The progressive growth of a malignant tumor is accompanied by a decline in the immune response, through mechanisms that have, until recently, been poorly understood. The new era of biological therapies, including cytokines, adoptive transfer of TIL cells, gene therapy and others, brought forth the need to understand the impact of the tumor on the immune system. Moreover, the inability to achieve in humans the unequivocal success of immunotherapy in murine models suggests the possibility that cancer can impair the development of a therapeutic immune response.
Scientific and technological advances in cellular and molecular biology during the last two decades have provided new tools with which to explore the dysfunctional immune system of patients with cancer. Novel immunology concepts have provided new insights into changes occurring in tumor cells and the immune system, providing a more cohesive understanding of the process, including:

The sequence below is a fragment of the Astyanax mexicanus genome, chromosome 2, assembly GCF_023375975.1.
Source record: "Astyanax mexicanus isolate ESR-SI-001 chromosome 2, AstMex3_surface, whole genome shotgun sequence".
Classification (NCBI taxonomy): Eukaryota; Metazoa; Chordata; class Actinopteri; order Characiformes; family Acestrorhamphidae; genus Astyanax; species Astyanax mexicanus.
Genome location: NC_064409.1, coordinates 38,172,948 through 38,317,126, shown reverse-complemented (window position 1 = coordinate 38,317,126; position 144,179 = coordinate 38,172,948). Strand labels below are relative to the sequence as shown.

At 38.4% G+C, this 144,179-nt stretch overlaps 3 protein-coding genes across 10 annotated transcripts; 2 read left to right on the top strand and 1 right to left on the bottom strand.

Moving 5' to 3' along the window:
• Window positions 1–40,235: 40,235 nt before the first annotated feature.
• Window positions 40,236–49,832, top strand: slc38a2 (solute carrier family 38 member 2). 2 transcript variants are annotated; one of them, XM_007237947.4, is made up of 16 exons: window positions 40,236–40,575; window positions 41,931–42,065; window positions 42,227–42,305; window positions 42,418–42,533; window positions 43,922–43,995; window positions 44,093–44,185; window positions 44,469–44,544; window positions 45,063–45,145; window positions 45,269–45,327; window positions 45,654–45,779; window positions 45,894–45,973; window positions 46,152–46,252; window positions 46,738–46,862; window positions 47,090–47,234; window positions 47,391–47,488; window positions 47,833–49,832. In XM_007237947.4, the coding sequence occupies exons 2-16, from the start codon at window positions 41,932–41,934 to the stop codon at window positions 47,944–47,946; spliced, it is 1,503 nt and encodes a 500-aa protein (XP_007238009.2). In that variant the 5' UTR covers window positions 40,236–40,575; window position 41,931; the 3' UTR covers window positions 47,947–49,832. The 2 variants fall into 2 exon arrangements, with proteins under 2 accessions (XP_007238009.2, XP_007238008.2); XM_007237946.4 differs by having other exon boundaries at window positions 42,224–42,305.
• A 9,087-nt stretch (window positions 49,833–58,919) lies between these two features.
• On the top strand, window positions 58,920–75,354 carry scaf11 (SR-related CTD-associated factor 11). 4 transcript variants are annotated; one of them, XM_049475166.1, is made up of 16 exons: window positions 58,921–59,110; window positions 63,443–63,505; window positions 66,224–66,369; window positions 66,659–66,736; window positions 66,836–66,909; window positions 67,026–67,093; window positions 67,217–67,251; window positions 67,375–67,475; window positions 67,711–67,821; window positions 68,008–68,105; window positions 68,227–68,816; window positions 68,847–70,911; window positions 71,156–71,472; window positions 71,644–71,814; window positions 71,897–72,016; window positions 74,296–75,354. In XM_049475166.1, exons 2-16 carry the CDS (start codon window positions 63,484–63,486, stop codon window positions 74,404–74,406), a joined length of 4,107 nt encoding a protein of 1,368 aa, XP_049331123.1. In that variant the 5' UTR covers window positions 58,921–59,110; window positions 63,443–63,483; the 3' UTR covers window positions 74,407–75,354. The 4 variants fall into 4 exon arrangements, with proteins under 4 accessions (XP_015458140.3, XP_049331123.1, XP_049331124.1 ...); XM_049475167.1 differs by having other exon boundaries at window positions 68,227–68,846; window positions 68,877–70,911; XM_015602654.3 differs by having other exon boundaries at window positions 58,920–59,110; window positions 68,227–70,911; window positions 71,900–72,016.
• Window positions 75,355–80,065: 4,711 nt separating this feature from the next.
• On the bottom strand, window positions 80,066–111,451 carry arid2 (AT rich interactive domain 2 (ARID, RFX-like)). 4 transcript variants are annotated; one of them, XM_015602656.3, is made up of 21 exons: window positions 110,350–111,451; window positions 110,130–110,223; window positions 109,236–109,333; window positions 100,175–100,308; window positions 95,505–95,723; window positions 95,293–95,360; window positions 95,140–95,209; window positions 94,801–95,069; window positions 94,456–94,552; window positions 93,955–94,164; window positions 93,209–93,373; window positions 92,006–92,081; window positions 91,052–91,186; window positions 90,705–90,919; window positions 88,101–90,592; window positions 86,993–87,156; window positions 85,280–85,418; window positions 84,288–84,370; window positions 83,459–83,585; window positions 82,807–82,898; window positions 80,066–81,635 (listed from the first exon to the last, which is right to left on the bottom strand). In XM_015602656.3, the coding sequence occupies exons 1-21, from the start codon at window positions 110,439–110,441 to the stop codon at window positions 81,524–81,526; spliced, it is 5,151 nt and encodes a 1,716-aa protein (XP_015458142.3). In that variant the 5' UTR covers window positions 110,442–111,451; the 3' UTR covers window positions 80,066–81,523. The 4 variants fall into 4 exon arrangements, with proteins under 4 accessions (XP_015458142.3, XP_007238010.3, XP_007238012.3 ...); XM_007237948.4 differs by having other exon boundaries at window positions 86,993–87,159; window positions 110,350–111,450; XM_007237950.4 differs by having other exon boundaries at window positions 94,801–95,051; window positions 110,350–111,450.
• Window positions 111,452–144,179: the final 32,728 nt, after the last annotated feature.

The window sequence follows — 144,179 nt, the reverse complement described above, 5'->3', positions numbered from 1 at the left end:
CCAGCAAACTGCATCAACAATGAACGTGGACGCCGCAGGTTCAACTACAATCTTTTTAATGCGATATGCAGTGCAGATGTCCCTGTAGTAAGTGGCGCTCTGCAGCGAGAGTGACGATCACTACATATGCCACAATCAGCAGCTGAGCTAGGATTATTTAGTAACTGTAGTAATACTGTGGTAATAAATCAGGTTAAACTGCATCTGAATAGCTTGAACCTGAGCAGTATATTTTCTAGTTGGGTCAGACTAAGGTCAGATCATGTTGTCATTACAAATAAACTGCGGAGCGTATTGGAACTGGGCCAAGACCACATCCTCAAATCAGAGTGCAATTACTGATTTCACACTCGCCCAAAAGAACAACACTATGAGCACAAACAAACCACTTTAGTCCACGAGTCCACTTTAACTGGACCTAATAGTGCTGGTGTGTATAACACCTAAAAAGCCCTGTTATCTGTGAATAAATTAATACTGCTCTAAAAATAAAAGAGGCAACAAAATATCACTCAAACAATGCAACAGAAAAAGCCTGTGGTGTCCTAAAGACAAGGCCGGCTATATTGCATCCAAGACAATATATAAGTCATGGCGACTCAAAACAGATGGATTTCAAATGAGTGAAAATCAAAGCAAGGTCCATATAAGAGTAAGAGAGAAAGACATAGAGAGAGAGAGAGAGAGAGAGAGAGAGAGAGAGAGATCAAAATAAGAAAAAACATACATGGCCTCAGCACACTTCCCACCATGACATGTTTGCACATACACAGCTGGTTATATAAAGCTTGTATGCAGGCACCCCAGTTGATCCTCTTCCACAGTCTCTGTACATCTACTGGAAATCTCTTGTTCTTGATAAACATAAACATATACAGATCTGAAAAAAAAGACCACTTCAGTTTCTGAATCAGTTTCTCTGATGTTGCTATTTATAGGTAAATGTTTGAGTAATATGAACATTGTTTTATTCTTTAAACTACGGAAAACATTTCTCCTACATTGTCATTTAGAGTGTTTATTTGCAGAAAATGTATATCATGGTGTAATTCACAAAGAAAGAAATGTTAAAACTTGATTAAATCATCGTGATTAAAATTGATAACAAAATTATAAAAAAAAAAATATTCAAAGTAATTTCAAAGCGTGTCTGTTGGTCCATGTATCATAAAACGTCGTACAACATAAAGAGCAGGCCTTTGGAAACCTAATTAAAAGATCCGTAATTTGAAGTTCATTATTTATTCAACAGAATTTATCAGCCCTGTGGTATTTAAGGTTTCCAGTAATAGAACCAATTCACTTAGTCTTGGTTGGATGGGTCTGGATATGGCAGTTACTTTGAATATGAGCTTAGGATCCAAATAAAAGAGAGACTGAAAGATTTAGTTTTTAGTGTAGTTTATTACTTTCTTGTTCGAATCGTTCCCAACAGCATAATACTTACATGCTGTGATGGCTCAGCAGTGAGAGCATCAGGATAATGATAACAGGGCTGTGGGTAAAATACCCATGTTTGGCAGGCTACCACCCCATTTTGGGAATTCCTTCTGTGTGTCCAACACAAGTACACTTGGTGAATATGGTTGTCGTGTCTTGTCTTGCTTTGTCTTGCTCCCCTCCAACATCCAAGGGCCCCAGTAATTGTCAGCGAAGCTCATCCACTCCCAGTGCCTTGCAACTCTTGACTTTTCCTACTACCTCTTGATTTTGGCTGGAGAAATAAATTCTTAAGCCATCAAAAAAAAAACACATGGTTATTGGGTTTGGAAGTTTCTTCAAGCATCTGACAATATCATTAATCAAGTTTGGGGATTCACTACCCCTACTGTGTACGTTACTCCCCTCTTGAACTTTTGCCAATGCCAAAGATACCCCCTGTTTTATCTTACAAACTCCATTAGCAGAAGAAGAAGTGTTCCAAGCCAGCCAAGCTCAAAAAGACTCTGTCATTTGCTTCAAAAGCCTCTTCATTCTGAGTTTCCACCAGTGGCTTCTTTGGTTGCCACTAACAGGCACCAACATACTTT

*diminished or absent expression of HLA antigens and co-stimulatory molecules
*arrested maturation of dentritic cells
*alterations in expression of some signal transduction proteins
*increased apoptosis in T and NK cells
*presence of suppressor CD+4 and CD25+ T cells
Mechanisms of Tumor Escape from the Immune Response provides an introduction to this rapidly developing and, as yet, unsettled area of cancer research, and will be a valuable reference for clinicians and researchers working in the field of cancer immunotherapy.
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